The Cure for Nice Guy/Girl Syndrome

Jason Henry
5 min readDec 1, 2021
Photo by Towfiqu barbhuiya on Unsplash

Sometimes I get comments talking about the pitfalls of dating unscrupulous people based on whatever I wrote about. They could be a narcissist, insecurely-attached or toxic; doesn’t matter. Some folks are quick to point out the dangers and flaws of certain characters.

This is largely a good thing. After all, am I not the one sharing the information and initiating the conversation? However, sometimes the tone suggests that the sender is a bit self-righteous.

If you’ve ever sent me a comment, please don’t freak out! Maybe you’re one of those in the clear. But maybe what I’m about to say will resonate with you as well. I’ve been guilty of this very thing myself.

The legend of the nice guy/nice girl (nice person) is fairly well known at this point. There are a number of variations of this character; some are worse than others. But today, I’m pointing their tendency to do everything right but repetitively get burned or overlooked by their love interests.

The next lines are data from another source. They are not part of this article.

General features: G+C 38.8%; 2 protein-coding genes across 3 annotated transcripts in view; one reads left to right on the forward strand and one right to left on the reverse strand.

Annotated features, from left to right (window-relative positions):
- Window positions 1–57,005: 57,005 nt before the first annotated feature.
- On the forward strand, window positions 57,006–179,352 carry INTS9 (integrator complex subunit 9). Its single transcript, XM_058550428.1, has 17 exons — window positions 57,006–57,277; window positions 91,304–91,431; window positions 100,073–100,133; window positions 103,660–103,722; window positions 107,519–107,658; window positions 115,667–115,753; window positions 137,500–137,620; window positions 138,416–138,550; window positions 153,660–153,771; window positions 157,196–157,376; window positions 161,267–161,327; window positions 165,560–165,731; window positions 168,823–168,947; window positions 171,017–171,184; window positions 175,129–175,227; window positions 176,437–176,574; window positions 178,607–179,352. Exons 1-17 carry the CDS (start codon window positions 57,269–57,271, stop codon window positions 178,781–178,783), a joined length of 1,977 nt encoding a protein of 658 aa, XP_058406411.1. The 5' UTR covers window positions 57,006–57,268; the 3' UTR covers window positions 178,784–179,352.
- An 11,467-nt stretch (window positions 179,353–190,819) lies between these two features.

This is a trait that doesn’t seem to be the nice person’s fault. At least, not at face value. How can you blame someone for doing mostly good things, being more righteous than virtually everyone else and still not getting a chance?

The blame must lie at the feet of the people who are overlooking these amazing people. Everyone sees how great they are so why do their love interests not choose them? They must be too traumatized to choose someone healthy. Or maybe they want sex more than a committed relationship. Whatever the case is, they’re passing up a great gal/guy.

Of course, this is mere surface-level observation. Because despite how great the person is, why do they keep finding themselves attracted to and going for people who don’t choose them? Wouldn’t that imply that they have their own problems to sort out? Indeed it does.

But here’s the problem. By constantly focusing on how often they get burned, how long they’ve been overlooked or how annoyed they feel that their love interests choose people who care less about them that they do, they keep staring the answer in the face with no hope to ever take it, embrace it and transcend it.

Here’s the Deal

Jason Henry

Former Edu. Psychologist | Current Writer | Constant Learner | “By your stumbling the world is perfected.”